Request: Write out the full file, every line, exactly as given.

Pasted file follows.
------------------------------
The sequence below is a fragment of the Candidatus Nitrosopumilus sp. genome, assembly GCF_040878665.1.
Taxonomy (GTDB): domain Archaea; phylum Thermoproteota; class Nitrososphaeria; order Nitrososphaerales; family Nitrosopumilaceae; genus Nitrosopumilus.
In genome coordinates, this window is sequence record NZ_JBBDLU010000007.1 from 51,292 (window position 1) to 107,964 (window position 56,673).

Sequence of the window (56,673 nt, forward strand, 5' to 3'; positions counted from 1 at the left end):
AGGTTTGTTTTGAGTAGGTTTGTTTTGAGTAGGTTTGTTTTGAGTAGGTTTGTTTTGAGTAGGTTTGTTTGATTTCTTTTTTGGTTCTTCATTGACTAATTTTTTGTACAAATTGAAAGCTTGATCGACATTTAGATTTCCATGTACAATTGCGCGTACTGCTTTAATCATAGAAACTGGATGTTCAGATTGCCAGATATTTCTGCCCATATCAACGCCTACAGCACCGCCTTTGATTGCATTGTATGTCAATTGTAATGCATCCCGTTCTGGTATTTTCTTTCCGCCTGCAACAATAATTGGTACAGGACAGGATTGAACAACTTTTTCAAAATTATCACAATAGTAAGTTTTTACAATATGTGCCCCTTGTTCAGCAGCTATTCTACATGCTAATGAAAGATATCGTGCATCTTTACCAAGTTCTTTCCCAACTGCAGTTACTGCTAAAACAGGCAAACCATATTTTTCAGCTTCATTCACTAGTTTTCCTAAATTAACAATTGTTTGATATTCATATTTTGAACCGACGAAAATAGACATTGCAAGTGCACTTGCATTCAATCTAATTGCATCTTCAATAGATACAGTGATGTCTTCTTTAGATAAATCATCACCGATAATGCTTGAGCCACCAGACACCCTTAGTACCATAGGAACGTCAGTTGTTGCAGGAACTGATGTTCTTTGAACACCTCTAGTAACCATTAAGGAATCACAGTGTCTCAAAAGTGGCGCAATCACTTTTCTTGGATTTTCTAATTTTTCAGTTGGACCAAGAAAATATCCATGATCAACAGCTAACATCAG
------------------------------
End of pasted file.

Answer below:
The sequence below is a fragment of the Candidatus Nitrosopumilus sp. genome, assembly GCF_040878665.1.
Taxonomy (GTDB): domain Archaea; phylum Thermoproteota; class Nitrososphaeria; order Nitrososphaerales; family Nitrosopumilaceae; genus Nitrosopumilus.
In genome coordinates, this window is sequence record NZ_JBBDLU010000007.1 from 51,292 (window position 1) to 107,964 (window position 56,673).

Sequence of the window (56,673 nt, forward strand, 5' to 3'; positions counted from 1 at the left end):
AGGTTTGTTTTGAGTAGGTTTGTTTTGAGTAGGTTTGTTTTGAGTAGGTTTGTTTTGAGTAGGTTTGTTTGATTTCTTTTTTGGTTCTTCATTGACTAATTTTTTGTACAAATTGAAAGCTTGATCGACATTTAGATTTCCATGTACAATTGCGCGTACTGCTTTAATCATAGAAACTGGATGTTCAGATTGCCAGATATTTCTGCCCATATCAACGCCTACAGCACCGCCTTTGATTGCATTGTATGTCAATTGTAATGCATCCCGTTCTGGTATTTTCTTTCCGCCTGCAACAATAATTGGTACAGGACAGGATTGAACAACTTTTTCAAAATTATCACAATAGTAAGTTTTTACAATATGTGCCCCTTGTTCAGCAGCTATTCTACATGCTAATGAAAGATATCGTGCATCTTTACCAAGTTCTTTCCCAACTGCAGTTACTGCTAAAACAGGCAAACCATATTTTTCAGCTTCATTCACTAGTTTTCCTAAATTAACAATTGTTTGATATTCATATTTTGAACCGACGAAAATAGACATTGCAAGTGCACTTGCATTCAATCTAATTGCATCTTCAATAGATACAGTGATGTCTTCTTTAGATAAATCATCACCGATAATGCTTGAGCCACCAGACACCCTTAGTACCATAGGAACGTCAGTTGTTGCAGGAACTGATGTTCTTTGAACACCTCTAGTAACCATTAAGGAATCACAGTGTCTCAAAAGTGGCGCAATCACTTTTCTTGGATTTTCTAATTTTTCAGTTGGACCAAGAAAATATCCATGATCAACAGCTAACATCAG